Longtime teacher, softball coach Steve Haug passes away

On May 25, longtime Troy City Schools teacher and coach Steve Haug passed away.

Haug was a longtime softball coach at Charles Henderson High School, having served the Lady Trojans from 1993 until retiring in 2009. He took his Lady Trojans to six Elite 8 appearances during his time as head coach. He was also a volleyball coach and cross country during his time at CHHS. Additionally, Haug was also an elementary physical education teacher at the various elementary schools in the City of Troy, even before the schools merged to form Troy Elementary.

Ginger Boutwell, a 35-year teacher with Troy City Schools, taught alongside Haug for many of those years and her daughter played for Haug.

“My heart is broken, I can tell you that,” Ginger Boutwell said. “He was fun, he made playing softball fun.

“All the children loved him because he took up so much time with them. He wouldn’t do anything if it wasn’t good for the kids. He was true to the teaching profession.”

As a coach, Ginger Boutwell emphasized that Haug balanced his demand with praise.

“He was a tough coach, he didn’t give them much slack at all,” Ginger Boutwell recalled. “He had high expectations and demanded the performance he knew they were capable of. He took no excuses but he praised them, he was a coach that coached them far beyond just being a player.”

Taylor Smartt was a star player at both Charles Henderson and Troy University and now serves as co-interim head coach of the Troy softball program.

“Coach Steve cared deeply about each and every player and student as if they were his own kid,” Smartt said. “As the leader of the CHHS softball program he made it his mission to empower young women to be strong, independent and confident in all that they do. By instilling these qualities in each of us, he taught us more than a skill, he prepared us to be successful young women.”

Ginger Boutwell’s daughter, Jennifer, said Haug’s reach to his players and students went far beyond simply teaching or coaching.

“It’s a daunting task to describe him with a few words or sentences,” Jennifer Boutwell said. “I grew up another teacher’s kid and for many of us, (Haug) wasn’t just a coach or a teacher at school, he was also a coach in our rec leagues, also. Aside from athletics, he instilled so much character in all of us. I think what he gave us was being a constant in our life, which is the greatest gift you can give a child. We had a person that was there for all of the occasions no matter what it was, whether it was a divorce between parents or a death in the family or just the growing pains of growing up.”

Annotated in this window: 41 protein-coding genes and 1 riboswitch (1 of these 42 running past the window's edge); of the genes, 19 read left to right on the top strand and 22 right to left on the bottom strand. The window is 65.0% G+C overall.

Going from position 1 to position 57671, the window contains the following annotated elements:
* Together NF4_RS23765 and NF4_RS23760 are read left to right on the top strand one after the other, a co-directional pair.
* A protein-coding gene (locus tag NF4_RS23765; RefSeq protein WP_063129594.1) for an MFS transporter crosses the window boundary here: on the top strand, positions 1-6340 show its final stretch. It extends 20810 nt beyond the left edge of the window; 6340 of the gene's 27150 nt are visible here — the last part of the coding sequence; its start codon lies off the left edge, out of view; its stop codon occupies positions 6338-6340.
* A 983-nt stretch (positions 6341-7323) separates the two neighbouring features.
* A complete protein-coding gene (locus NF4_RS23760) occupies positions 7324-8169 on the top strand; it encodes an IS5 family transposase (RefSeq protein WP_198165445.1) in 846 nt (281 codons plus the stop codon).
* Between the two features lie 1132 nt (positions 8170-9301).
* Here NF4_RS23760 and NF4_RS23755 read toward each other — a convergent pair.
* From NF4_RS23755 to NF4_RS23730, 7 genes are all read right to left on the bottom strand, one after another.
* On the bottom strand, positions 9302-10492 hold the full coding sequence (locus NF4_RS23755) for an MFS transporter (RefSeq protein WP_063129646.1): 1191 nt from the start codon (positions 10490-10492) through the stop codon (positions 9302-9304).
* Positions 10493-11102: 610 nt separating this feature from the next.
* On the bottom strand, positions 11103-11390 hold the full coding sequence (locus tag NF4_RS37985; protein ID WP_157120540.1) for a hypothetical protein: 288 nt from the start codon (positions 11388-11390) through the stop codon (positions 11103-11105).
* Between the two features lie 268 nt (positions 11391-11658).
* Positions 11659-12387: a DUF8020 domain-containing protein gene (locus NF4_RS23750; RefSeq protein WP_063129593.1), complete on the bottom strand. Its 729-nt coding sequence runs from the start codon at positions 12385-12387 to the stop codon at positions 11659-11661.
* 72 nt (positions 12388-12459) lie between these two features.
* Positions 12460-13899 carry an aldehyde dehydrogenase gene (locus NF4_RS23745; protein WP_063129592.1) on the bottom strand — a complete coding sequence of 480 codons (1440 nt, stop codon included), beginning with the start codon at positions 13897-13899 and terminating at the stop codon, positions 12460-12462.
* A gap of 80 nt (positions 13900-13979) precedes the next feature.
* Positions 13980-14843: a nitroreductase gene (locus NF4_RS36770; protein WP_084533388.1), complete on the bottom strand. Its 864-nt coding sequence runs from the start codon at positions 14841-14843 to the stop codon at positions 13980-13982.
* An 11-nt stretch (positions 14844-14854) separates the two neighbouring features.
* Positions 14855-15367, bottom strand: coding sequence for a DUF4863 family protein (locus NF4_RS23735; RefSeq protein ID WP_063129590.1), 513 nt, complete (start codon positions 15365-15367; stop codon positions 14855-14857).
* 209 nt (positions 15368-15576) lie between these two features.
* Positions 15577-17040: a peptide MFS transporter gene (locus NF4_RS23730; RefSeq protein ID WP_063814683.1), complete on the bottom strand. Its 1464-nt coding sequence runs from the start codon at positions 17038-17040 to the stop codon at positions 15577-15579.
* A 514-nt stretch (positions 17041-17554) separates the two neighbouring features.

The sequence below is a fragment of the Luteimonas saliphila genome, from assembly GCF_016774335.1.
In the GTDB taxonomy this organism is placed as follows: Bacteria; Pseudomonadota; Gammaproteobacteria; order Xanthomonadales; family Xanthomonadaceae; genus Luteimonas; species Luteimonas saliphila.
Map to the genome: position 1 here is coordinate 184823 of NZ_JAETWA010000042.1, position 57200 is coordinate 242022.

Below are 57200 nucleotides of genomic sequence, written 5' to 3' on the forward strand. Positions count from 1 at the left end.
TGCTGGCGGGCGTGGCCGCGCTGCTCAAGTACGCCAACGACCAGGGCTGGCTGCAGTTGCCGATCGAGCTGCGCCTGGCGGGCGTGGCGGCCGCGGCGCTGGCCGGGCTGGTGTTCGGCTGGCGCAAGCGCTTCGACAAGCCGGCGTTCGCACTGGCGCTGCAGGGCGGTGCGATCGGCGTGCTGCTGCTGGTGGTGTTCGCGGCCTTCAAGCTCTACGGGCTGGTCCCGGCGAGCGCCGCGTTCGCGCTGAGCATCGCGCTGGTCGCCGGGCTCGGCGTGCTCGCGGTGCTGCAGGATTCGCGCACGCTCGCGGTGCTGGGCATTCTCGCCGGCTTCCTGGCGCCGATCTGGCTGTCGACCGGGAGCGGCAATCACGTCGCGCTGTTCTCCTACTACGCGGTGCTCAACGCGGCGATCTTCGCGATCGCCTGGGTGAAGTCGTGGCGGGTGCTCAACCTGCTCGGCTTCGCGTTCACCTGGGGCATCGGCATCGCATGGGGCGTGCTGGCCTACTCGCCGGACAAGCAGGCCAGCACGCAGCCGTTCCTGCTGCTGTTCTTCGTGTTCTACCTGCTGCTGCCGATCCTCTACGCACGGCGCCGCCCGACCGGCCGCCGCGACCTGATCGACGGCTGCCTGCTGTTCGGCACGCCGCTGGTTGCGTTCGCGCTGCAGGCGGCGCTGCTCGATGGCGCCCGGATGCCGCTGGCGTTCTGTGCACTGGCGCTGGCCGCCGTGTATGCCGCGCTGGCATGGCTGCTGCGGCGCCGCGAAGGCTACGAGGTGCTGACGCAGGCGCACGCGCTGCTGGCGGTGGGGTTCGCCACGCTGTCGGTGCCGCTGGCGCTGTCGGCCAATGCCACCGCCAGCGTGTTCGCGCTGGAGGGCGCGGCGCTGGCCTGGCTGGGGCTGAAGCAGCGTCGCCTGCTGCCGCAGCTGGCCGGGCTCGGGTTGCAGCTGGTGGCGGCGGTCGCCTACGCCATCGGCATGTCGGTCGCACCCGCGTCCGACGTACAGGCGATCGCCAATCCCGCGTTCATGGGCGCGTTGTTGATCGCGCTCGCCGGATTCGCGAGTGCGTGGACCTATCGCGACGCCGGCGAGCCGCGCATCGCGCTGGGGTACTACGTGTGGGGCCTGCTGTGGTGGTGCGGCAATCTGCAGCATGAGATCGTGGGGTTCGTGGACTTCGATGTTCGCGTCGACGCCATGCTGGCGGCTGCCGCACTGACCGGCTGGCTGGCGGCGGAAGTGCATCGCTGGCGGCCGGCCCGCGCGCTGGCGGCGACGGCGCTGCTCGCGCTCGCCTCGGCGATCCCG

Submitted photo

Ashlee Stephens also played for Haug at CHHS and echoed Jennifer Boutwell’s views on the longtime coach.

“He coached me in multiple sports,” she said. “He was an overall great coach on the field and a great mentor off the field. He taught us a lot about life and character and things like that, not just the sports aspect to life.”

Jennifer Boutwell, who is a counselor now, emphasized what Haug meant to those students he taught and coached over the years and said that his impact can be felt even now.

“If I had to summarize Coach he was more than just a coach, he was more like family. He was in most of our kindergarten memories, our elementary school memories and our high school memories,” Jennifer Boutwell said. “There isn’t a memory in my childhood that doesn’t have him in it. I had a teammate the other day that said a piece of her childhood died and I couldn’t find a better way to describe it than that.

“A lot of people he coached and taught would say they looked at him like a father figure. I was raised by a single mother and my parents always did a great job co-parenting but I can say with full confidence he was always a father figure there for me. God broke the mold with him. (Teaching and coaching) was more than just a job for him, it was his passion and it was his calling. There is a lot of us that went into jobs like social workers or counselors or coaches because of the influence of someone like him in our lives.”